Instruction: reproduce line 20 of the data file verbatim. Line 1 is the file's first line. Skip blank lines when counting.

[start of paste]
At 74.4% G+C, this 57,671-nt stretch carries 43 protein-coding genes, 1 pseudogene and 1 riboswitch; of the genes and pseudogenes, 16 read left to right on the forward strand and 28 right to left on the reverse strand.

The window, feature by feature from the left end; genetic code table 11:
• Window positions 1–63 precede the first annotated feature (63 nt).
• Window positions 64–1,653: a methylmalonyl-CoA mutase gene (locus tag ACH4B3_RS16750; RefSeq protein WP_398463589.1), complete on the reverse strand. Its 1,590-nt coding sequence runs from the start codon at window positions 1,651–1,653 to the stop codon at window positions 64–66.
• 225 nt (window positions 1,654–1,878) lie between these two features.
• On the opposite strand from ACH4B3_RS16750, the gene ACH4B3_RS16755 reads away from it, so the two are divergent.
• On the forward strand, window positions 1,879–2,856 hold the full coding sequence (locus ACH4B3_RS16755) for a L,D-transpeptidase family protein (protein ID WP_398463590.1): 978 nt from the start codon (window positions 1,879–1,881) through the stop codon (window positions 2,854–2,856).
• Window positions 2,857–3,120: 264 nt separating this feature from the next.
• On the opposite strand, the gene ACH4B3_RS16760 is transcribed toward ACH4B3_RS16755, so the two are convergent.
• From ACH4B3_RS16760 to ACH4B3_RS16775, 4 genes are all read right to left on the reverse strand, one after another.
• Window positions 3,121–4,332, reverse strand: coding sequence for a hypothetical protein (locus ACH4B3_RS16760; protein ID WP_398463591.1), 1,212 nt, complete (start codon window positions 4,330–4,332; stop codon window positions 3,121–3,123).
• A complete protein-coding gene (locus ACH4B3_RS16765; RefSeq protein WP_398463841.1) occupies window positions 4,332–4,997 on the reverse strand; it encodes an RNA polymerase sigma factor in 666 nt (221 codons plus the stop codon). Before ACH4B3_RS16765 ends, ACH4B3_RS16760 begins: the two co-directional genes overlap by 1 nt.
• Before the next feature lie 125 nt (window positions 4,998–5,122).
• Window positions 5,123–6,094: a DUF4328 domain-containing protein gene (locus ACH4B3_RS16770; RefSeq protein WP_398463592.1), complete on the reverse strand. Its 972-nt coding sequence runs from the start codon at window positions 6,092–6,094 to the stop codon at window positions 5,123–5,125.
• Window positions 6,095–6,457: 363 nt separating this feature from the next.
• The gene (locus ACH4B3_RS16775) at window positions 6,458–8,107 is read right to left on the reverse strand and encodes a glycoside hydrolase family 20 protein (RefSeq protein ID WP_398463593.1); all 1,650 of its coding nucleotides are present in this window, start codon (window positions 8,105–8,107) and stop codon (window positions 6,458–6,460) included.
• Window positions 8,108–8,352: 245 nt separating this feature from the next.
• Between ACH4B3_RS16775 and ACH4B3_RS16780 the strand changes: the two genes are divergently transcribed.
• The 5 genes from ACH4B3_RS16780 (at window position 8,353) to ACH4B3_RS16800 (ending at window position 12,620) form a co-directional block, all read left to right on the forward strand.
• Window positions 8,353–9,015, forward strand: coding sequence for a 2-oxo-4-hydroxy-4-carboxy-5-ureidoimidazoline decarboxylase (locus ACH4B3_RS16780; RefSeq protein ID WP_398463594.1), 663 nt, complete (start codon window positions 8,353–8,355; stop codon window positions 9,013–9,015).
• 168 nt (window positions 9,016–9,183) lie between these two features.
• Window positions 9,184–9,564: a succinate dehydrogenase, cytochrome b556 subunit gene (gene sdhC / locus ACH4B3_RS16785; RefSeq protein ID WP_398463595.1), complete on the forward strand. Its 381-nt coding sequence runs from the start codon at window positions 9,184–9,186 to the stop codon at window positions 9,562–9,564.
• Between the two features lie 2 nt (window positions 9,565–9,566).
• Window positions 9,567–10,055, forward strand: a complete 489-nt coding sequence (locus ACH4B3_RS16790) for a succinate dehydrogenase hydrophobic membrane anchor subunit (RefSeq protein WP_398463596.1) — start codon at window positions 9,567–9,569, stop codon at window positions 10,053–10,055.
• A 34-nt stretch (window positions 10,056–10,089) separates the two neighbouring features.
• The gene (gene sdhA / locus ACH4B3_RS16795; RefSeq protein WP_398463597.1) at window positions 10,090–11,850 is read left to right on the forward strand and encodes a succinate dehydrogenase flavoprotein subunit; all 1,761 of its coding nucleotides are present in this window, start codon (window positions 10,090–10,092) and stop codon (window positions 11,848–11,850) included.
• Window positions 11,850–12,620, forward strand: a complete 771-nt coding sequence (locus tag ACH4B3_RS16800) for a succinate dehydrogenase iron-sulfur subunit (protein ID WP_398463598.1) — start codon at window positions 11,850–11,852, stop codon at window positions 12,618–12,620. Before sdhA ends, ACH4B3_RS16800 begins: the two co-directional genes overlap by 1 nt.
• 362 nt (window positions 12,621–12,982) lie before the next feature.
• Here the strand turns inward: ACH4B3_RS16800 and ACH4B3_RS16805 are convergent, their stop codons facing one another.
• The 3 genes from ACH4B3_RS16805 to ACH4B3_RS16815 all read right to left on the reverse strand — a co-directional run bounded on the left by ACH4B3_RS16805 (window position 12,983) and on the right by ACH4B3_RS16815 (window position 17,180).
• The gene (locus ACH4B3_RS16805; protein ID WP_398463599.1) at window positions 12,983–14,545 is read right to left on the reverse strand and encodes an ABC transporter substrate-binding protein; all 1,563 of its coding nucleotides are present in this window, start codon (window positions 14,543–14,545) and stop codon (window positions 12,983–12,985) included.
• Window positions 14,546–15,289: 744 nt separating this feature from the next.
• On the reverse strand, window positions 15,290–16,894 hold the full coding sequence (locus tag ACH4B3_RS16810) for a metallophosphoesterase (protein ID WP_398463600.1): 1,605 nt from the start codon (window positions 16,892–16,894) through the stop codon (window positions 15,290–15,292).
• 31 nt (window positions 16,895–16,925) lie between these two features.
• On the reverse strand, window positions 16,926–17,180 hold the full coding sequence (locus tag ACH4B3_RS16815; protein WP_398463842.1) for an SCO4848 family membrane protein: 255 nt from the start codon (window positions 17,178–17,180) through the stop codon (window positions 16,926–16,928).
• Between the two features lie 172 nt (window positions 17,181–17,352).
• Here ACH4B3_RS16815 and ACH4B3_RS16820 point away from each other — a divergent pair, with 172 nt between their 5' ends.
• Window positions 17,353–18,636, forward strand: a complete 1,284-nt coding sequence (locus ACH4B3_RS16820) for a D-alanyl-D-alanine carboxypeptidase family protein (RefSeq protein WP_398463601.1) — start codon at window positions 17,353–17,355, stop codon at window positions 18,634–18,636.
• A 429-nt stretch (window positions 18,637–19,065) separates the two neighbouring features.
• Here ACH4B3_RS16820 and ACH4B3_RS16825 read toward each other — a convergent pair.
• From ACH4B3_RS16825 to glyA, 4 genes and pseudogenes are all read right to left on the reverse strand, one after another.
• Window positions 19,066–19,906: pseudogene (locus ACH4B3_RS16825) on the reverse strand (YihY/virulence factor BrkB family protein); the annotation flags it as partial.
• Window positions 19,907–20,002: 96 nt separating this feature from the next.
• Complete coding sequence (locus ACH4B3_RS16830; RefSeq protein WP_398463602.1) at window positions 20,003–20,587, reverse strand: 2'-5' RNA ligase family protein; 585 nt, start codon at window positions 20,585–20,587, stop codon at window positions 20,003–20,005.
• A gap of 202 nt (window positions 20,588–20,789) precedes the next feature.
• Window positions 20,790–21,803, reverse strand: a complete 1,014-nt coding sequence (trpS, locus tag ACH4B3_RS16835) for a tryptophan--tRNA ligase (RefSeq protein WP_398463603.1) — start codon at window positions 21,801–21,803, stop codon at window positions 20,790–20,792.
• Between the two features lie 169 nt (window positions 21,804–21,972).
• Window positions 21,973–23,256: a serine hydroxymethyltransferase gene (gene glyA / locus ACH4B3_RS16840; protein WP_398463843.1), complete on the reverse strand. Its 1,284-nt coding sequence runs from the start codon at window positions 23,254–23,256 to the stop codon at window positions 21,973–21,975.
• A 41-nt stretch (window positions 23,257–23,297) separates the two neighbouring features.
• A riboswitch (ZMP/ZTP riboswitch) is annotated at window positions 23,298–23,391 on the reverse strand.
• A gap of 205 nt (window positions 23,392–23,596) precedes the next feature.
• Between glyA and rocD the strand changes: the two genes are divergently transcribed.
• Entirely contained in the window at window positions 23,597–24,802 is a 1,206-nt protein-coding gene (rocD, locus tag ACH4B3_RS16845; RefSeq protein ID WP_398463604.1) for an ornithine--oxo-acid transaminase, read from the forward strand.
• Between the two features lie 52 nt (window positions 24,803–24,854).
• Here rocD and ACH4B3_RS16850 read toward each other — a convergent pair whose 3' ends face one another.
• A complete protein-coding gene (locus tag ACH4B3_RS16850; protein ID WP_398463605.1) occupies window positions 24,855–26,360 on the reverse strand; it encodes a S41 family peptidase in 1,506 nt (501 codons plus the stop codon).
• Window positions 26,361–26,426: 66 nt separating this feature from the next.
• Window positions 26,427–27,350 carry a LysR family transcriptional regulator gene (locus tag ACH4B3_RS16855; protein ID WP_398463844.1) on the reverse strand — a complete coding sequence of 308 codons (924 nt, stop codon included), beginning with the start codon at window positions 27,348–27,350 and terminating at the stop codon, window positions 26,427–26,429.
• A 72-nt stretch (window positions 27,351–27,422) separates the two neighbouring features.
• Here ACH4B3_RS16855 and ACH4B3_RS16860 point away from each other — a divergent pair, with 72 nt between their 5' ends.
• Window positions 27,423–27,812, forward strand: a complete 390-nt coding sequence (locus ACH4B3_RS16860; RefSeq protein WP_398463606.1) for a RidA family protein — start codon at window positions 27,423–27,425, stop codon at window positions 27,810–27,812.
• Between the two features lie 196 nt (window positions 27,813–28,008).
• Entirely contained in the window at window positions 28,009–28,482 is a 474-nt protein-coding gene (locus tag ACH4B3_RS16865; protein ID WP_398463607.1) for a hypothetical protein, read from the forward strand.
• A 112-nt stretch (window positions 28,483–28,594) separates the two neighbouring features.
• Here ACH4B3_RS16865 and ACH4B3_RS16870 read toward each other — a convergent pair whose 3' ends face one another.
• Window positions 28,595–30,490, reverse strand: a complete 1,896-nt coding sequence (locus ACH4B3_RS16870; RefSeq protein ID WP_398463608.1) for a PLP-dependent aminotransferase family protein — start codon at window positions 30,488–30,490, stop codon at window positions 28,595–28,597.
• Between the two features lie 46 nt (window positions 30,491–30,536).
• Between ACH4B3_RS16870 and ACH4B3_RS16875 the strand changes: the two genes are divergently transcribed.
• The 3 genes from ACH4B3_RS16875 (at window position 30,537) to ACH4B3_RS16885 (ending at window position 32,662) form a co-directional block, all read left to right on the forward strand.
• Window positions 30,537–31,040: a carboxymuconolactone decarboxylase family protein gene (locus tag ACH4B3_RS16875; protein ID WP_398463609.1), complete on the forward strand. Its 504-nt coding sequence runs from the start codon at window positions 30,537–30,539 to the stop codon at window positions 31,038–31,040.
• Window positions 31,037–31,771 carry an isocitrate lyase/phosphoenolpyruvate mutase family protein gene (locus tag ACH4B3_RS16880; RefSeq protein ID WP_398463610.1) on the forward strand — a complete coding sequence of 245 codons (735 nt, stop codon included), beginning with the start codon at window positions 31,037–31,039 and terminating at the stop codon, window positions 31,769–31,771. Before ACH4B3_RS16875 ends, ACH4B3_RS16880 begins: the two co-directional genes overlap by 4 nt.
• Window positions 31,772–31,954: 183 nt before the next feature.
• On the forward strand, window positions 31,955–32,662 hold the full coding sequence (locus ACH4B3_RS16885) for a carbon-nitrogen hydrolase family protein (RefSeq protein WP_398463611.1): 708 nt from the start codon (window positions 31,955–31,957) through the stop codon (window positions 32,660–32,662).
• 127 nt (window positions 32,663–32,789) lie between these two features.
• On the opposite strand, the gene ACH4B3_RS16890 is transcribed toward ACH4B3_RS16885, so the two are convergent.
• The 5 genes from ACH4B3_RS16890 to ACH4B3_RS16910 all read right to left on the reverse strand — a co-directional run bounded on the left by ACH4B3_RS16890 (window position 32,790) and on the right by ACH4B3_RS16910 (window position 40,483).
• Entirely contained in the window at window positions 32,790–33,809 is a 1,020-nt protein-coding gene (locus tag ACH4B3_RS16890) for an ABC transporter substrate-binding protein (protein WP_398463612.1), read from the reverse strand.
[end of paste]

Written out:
• Window positions 8,353–9,015, forward strand: coding sequence for a 2-oxo-4-hydroxy-4-carboxy-5-ureidoimidazoline decarboxylase (locus ACH4B3_RS16780; RefSeq protein ID WP_398463594.1), 663 nt, complete (start codon window positions 8,353–8,355; stop codon window positions 9,013–9,015).